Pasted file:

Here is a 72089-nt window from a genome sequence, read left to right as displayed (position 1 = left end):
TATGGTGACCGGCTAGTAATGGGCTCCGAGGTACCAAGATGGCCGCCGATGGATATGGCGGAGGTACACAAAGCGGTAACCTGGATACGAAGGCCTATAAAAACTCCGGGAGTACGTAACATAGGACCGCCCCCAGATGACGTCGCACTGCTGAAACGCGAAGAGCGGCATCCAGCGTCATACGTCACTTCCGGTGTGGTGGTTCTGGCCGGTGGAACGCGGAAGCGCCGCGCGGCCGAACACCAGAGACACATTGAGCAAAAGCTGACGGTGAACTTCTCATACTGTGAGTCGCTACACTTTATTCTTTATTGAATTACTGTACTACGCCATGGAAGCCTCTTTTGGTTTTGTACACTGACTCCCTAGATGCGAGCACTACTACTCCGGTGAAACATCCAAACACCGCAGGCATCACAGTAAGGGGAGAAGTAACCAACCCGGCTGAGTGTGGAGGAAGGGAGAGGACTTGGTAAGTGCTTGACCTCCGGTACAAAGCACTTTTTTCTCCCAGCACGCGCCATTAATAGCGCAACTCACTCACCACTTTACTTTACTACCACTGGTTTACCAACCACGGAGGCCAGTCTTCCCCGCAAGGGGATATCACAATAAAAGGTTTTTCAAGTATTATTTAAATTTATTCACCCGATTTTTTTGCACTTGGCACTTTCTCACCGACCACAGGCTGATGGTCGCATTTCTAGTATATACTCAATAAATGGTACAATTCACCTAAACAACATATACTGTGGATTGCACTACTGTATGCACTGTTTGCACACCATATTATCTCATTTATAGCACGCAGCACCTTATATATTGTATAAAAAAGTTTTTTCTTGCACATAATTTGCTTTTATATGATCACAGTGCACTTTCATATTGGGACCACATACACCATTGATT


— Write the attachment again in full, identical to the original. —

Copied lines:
Here is a 72089-nt window from a genome sequence, read left to right as displayed (position 1 = left end):
TATGGTGACCGGCTAGTAATGGGCTCCGAGGTACCAAGATGGCCGCCGATGGATATGGCGGAGGTACACAAAGCGGTAACCTGGATACGAAGGCCTATAAAAACTCCGGGAGTACGTAACATAGGACCGCCCCCAGATGACGTCGCACTGCTGAAACGCGAAGAGCGGCATCCAGCGTCATACGTCACTTCCGGTGTGGTGGTTCTGGCCGGTGGAACGCGGAAGCGCCGCGCGGCCGAACACCAGAGACACATTGAGCAAAAGCTGACGGTGAACTTCTCATACTGTGAGTCGCTACACTTTATTCTTTATTGAATTACTGTACTACGCCATGGAAGCCTCTTTTGGTTTTGTACACTGACTCCCTAGATGCGAGCACTACTACTCCGGTGAAACATCCAAACACCGCAGGCATCACAGTAAGGGGAGAAGTAACCAACCCGGCTGAGTGTGGAGGAAGGGAGAGGACTTGGTAAGTGCTTGACCTCCGGTACAAAGCACTTTTTTCTCCCAGCACGCGCCATTAATAGCGCAACTCACTCACCACTTTACTTTACTACCACTGGTTTACCAACCACGGAGGCCAGTCTTCCCCGCAAGGGGATATCACAATAAAAGGTTTTTCAAGTATTATTTAAATTTATTCACCCGATTTTTTTGCACTTGGCACTTTCTCACCGACCACAGGCTGATGGTCGCATTTCTAGTATATACTCAATAAATGGTACAATTCACCTAAACAACATATACTGTGGATTGCACTACTGTATGCACTGTTTGCACACCATATTATCTCATTTATAGCACGCAGCACCTTATATATTGTATAAAAAAGTTTTTTCTTGCACATAATTTGCTTTTATATGATCACAGTGCACTTTCATATTGGGACCACATACACCATTGATT